If the council chamber (former court room) is unoccupied then  take the opportunity to look up at another roof. With its heavy wood panelling and bench seating this room is more sombre than Victoria Hall but the classwork is even more impressive.

We were unable to enter the mayor's Parlour but I found this glass panels in the door intriguing.

The inscription  - Halez Fax - sounds as though it could be the origin of the name Halifax but I have not found a convincing translation or explanation yet.

Despite all this wonderful decor Halifax's Pièce de Résistance has to be  The Piece Hall.

In the days before the Industrial Revolution woollen  cloth production was carried out in private homes - a true cottage industry. Often one family would spin yarn whilst another would weave cloth from it.  It was generally sold in  Pieces ie: lengths of 30 yards.  The width was determined by the size of the loom. In the eighteenth century so many families were producing woollen cloth in and around Halifax that it was decided that purpose-built market place was needed where the trade could be organised.  Two sites were considered and in true Yorkshire character the site which was offered free of charge was chosen for the Piece Hall. despite it being on sloping ground. It opened on 1st January 1779 with 315 sale rooms around a courtyard 100 yards on each side providing 10,000 square yards of open space.
Each room was 12ft x 8ft with one door and one window. Some of the original blown glass remains and records show that some tenants came from as far afield as Skipton, Burnley and Keighley. Trading took place between 10am and noon each Saturday. Tenants had access from 8am to 3pm and were fined for breaches of the rules such as selling outside the allotted hours or sweeping rubbish through the railings.  The porter who administered the rules was very strict as his only remuneration came from the fines he imposed.
Inevitably, as mechanisation was introduced to the woollen industry, production  was concentrated in factories and 35 years after its inauguration the Piece Hall was struggling to fill 200  of the rooms each week. By 1868 it ceased to operate and was handed over to the corporation who adapted it for use as a fruit and vegetable market. 
It was around this time that the gateway on Horton Street was enlarged to accommodate vehicles and these lovely cast iron gates erected.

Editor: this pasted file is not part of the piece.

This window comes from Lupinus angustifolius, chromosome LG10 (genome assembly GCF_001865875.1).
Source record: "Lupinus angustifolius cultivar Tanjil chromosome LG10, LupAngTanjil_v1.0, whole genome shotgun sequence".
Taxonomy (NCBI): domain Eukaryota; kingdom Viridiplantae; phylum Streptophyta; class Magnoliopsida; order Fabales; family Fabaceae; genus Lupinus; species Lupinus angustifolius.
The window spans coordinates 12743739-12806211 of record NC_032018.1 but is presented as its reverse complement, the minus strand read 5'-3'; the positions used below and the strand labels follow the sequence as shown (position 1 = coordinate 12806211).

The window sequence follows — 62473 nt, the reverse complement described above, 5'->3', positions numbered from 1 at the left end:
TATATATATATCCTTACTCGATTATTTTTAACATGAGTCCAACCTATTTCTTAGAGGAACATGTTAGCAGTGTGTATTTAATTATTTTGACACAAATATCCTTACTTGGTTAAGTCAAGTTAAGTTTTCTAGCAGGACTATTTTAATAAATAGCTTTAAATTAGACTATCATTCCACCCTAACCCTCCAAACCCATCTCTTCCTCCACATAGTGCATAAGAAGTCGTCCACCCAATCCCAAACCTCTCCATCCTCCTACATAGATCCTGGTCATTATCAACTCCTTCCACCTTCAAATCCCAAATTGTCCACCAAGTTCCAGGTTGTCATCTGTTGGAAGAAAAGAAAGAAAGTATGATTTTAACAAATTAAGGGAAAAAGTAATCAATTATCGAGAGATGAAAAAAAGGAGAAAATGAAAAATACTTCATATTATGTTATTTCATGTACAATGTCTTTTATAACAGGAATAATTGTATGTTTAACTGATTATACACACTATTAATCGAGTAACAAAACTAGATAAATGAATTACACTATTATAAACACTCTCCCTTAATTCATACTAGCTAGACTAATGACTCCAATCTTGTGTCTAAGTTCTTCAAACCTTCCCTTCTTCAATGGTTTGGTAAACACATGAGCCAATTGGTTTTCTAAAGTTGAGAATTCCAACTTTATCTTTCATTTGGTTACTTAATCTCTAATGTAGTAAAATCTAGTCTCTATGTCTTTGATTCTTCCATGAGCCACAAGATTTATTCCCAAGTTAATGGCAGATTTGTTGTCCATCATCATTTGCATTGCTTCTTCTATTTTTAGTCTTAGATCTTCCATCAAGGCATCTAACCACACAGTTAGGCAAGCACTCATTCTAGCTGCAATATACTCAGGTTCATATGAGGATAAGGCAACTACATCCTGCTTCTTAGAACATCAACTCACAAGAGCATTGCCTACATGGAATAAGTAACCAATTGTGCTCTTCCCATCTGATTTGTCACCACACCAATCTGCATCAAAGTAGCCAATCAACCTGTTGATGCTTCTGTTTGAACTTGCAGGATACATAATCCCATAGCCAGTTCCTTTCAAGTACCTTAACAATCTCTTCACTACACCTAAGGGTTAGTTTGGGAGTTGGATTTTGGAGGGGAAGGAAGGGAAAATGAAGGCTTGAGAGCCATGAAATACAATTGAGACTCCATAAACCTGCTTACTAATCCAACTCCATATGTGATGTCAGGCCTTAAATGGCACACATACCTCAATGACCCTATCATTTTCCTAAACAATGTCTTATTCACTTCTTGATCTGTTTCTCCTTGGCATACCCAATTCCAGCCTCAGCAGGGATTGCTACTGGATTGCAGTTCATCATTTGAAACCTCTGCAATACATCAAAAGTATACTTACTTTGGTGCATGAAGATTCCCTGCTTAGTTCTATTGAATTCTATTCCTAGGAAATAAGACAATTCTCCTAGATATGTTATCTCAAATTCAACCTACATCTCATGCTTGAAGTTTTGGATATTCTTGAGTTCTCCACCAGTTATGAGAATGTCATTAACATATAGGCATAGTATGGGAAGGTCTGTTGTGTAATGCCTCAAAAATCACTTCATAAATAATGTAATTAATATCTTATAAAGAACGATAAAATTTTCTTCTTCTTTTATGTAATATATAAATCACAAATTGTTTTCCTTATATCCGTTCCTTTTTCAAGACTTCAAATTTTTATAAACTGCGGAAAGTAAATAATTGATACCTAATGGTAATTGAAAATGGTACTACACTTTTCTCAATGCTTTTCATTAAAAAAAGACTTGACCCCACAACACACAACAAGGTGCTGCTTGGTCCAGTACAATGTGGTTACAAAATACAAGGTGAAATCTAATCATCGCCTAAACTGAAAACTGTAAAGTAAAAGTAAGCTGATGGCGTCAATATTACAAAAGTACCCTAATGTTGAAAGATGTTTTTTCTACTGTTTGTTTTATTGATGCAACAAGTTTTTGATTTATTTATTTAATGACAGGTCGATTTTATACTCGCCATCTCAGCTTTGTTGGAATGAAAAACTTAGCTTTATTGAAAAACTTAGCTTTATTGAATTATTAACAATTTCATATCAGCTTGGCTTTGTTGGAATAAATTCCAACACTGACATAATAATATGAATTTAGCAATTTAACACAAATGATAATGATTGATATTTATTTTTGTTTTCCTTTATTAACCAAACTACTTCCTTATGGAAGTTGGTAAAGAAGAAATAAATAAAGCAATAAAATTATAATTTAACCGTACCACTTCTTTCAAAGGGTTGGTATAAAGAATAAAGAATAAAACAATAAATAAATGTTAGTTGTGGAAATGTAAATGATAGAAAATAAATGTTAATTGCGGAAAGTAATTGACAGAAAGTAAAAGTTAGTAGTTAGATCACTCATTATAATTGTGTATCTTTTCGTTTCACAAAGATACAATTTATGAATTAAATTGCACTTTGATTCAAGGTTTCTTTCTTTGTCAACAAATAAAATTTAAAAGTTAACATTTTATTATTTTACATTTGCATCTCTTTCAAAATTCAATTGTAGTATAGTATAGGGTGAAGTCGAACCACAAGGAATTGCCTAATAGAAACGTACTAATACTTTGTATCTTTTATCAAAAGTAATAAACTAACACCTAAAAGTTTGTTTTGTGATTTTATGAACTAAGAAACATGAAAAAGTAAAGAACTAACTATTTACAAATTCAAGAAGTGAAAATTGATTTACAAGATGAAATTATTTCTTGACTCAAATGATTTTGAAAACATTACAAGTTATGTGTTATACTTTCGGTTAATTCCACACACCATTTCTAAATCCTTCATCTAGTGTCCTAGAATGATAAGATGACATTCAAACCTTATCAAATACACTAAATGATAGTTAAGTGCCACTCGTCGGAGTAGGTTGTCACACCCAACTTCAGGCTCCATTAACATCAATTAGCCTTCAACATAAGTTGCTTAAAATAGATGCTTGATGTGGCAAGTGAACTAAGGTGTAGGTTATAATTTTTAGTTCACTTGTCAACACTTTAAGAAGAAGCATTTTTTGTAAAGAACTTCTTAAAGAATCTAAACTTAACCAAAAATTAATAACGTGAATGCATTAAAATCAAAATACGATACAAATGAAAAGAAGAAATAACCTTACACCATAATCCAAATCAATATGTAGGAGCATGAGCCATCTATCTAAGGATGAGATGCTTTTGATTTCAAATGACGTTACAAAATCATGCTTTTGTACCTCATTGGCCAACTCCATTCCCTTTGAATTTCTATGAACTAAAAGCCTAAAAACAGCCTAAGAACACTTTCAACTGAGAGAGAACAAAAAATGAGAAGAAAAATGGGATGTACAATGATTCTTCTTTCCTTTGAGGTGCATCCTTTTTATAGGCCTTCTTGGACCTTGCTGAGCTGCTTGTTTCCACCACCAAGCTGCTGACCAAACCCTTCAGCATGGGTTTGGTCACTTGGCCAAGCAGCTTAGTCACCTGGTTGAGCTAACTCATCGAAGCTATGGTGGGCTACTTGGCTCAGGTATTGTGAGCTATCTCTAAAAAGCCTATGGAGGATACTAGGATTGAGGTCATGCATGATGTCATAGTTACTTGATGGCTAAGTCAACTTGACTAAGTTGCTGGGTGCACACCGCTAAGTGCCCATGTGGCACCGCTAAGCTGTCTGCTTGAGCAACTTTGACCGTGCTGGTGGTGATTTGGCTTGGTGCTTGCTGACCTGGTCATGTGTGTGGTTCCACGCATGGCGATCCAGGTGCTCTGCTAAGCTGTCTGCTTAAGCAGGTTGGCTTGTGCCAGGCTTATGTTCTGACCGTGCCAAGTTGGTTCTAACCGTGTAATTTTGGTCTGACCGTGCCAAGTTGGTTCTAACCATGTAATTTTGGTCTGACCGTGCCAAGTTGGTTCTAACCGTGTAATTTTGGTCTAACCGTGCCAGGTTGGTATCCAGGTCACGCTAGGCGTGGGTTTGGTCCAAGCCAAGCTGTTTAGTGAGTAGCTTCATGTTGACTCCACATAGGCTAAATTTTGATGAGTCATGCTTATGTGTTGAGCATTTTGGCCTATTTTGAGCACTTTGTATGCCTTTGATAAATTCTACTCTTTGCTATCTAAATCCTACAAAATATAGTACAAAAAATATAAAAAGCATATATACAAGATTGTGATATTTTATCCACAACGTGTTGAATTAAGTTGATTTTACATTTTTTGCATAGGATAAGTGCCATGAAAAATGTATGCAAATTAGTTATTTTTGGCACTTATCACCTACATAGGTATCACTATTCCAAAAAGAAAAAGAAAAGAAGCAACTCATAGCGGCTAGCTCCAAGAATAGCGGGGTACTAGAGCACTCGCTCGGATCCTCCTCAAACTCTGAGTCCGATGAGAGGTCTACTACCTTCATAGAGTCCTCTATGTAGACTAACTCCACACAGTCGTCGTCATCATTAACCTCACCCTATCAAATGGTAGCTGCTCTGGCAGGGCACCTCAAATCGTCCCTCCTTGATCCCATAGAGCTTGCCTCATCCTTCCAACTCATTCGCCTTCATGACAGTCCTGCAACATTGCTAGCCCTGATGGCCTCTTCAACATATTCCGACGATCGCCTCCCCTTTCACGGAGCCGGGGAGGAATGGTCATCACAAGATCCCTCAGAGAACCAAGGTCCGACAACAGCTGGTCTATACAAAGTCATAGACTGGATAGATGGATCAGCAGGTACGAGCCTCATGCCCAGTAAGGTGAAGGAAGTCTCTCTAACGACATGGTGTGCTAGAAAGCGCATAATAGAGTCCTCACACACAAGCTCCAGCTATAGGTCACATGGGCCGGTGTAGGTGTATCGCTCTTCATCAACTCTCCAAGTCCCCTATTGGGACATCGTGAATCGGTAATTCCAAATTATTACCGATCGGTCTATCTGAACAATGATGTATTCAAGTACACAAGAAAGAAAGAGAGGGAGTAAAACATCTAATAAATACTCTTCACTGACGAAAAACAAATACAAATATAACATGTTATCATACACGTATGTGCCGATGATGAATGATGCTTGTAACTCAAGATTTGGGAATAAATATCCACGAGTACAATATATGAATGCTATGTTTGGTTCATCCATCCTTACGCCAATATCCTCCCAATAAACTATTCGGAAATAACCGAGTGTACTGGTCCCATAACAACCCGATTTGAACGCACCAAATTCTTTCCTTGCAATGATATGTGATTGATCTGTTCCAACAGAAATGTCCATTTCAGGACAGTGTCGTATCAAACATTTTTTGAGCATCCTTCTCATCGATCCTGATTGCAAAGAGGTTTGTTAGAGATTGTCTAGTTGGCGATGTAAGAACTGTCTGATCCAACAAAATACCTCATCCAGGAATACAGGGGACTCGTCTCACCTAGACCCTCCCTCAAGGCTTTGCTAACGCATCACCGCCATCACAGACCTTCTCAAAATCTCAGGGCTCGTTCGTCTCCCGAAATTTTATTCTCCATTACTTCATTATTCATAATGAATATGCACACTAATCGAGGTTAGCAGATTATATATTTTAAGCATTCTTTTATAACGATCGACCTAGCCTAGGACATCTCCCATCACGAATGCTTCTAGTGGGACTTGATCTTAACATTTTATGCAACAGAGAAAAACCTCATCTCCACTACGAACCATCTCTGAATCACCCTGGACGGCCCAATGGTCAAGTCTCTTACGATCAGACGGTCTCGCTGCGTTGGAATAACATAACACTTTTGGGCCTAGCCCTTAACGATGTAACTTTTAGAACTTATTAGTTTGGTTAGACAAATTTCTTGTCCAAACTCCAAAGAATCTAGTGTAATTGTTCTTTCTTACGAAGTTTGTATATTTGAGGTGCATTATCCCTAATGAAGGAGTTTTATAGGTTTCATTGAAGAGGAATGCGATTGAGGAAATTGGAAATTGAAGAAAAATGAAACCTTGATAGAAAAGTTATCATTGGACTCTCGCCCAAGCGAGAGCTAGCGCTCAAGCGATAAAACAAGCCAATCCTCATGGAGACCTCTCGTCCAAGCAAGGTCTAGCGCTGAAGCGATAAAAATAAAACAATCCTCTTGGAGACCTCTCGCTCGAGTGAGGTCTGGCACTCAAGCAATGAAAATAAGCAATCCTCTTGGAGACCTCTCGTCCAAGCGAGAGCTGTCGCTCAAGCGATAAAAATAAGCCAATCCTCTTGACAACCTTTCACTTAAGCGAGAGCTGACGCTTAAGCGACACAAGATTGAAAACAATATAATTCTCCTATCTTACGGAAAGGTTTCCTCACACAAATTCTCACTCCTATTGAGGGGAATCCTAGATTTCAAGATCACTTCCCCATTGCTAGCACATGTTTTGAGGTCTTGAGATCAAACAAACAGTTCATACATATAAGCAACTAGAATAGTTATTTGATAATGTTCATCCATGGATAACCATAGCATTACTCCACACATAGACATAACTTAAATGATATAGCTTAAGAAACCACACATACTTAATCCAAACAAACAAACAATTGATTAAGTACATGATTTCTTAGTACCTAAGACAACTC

In 1972 the Piece Hall had fallen into such a state of disrepair that Halifax Corporation decided to demolish it but when the Council vote was taken, it was saved by one vote!

 We also liked:

1930s Cinema

Burton the Tailors
Shop on the ground floor:
Dance hall on the first floor

Monday, 11 March 2013

Reedley Marina Expansion

When we were here in 2009 the marina had only been open for about a year and there were already plans to extend it from the 100 or so berths.  Then came the credit crunch: a rash of boat-builders going bust and suddenly there are more marina berths than boats looking for them.
Barden Mill with its extensive water frontage
However renewed optimism has emerged with a full marina and the decision to merge the mill business of Barden Mill, (the owners of Reedley Marina) with that of Junction 12  which is further along the canal beyond  Brierfield The plan is to demolish the mill buildings and to build 19 high quality town houses.

Plans courtesy of Barden Mill Ltd

 At present the mill occupies the lower third of this map (left):  Reedley Marina is in the centre; and the proposed expansion is at the top of the plan. where the water appears blue.

The new  extension will differ from the current marina in two particulars.  Firstly, at its southern end, there will be purpose-designed berths for wide-beam boats to moor in pairs,.
Secondly, it will be a lay-by design which is cheaper to construct and more convenient for access by the wide-beamed boats which are popular on the Leeds & Liverpool Canal..


The view of Pendle Hill , however, will remain  - just shared by more boaters.